The purpose of a placement test is to ensure that students continue their language studies without repeating the same material and with as few gaps in their learning as possible. Students do not receive credit for a placement test; however, there are methods of receiving credit through other tests that are described below.


All students who entered the university after January 1, 2003 and who are taking their first FSU course in French, German, or Spanish in the Spring Semester 2004 or later are required to take a placement test (unless the student has no prior experience with the language). Students who have already started their language sequence at FSU with college credit do not need to take a placement test to continue. Students who arrive at FSU with college credit for language study also will not be required to take the test since their placement level will be based on transfer work completed.

Because the placement tests are available only for French, German, and Spanish, students of other languages who have had previous instruction in the language must consult an advisor in the Department of Modern Languages for proper course placement. Other modern languages taught at FSU include Arabic, Chinese, Modern Hebrew, Italian, Japanese, Portuguese, and Russian.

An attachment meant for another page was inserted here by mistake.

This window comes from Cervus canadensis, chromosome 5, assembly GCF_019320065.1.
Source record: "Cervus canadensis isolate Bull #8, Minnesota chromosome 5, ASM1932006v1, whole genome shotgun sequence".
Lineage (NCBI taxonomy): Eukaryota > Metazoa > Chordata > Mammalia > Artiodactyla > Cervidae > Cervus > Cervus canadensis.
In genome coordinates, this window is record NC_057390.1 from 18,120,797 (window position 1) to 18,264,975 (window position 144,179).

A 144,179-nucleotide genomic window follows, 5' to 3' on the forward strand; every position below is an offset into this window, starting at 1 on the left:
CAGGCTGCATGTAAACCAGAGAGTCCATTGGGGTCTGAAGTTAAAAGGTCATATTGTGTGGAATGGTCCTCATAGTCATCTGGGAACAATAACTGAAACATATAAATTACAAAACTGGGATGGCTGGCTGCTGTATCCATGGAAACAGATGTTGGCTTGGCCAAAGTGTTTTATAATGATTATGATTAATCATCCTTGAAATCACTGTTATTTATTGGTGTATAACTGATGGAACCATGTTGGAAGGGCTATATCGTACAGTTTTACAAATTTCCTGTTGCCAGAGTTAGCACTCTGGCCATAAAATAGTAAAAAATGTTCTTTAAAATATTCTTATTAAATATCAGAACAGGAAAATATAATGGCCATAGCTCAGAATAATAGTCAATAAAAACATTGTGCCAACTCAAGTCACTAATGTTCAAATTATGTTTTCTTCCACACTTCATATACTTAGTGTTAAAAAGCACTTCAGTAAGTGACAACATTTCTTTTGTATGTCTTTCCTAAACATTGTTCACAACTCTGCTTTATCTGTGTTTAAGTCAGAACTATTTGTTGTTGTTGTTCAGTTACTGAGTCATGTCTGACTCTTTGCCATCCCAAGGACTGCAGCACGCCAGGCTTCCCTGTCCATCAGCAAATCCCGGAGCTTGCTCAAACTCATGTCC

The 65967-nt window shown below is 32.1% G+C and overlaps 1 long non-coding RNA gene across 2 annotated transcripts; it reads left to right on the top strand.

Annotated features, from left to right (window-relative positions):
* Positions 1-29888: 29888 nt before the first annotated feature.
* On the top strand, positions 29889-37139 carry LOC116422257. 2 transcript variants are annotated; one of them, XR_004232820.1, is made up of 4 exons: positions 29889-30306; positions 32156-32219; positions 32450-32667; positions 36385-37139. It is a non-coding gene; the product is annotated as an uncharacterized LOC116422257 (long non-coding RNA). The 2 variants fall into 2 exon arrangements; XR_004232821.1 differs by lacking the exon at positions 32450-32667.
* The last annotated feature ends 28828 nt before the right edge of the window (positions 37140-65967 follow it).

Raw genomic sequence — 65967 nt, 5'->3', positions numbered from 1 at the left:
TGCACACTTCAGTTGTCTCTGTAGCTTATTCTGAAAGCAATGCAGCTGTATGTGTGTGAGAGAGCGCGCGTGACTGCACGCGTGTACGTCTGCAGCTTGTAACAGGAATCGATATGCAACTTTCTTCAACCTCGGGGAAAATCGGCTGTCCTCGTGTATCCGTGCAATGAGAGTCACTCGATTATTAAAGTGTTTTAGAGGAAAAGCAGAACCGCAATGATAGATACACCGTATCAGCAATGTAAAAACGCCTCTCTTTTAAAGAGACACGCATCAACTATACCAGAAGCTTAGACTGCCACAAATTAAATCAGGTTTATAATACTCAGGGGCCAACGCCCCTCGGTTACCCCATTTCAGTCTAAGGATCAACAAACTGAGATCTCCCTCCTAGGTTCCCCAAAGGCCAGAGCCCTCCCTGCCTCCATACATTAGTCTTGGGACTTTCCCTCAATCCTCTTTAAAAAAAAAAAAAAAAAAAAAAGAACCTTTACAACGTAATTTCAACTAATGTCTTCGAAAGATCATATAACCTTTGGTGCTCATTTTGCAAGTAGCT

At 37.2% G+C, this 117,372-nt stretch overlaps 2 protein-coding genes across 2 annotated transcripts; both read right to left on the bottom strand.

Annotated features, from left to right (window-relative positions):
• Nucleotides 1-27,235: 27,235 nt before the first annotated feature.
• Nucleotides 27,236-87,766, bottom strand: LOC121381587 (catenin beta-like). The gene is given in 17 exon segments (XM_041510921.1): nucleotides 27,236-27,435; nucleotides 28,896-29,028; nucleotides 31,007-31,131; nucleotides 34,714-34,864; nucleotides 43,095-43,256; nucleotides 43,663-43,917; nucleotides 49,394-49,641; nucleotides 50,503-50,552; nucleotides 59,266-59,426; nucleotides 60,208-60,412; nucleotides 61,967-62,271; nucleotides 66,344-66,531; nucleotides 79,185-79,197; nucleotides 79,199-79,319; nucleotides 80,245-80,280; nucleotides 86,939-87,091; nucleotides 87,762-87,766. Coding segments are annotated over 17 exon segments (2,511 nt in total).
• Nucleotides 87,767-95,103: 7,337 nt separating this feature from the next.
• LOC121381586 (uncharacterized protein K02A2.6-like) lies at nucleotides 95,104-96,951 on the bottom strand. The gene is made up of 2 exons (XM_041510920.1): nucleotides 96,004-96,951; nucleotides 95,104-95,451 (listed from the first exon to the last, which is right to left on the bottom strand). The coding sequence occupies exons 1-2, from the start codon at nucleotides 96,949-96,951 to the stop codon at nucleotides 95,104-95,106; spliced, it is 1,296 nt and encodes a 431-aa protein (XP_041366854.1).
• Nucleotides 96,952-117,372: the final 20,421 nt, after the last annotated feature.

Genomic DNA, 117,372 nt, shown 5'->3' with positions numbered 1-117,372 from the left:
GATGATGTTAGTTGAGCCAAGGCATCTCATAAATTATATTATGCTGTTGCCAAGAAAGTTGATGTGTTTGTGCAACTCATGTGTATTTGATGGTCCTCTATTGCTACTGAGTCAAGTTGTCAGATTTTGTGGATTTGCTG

1. Who does not fall under the mandatory placement exam requirement?

Any student who is continuing the study of the same language and who does not already have college credit in that language is encouraged to take the test, However, the following groups do not fall under the requirement:

  • Students who entered the university before Spring semester 2003
  • Students who have already started studying a language at FSU
  • Students who are beginning a completely new language
  1. I took Spanish in high school, but now I want to take Japanese. Do I need to take a placement test?

No. Because you have never taken Japanese before, there is no reason to take a placement test. You would begin your study of Japanese with JPN 1120. The same principle applies to anyone beginning the study of a new language at FSU.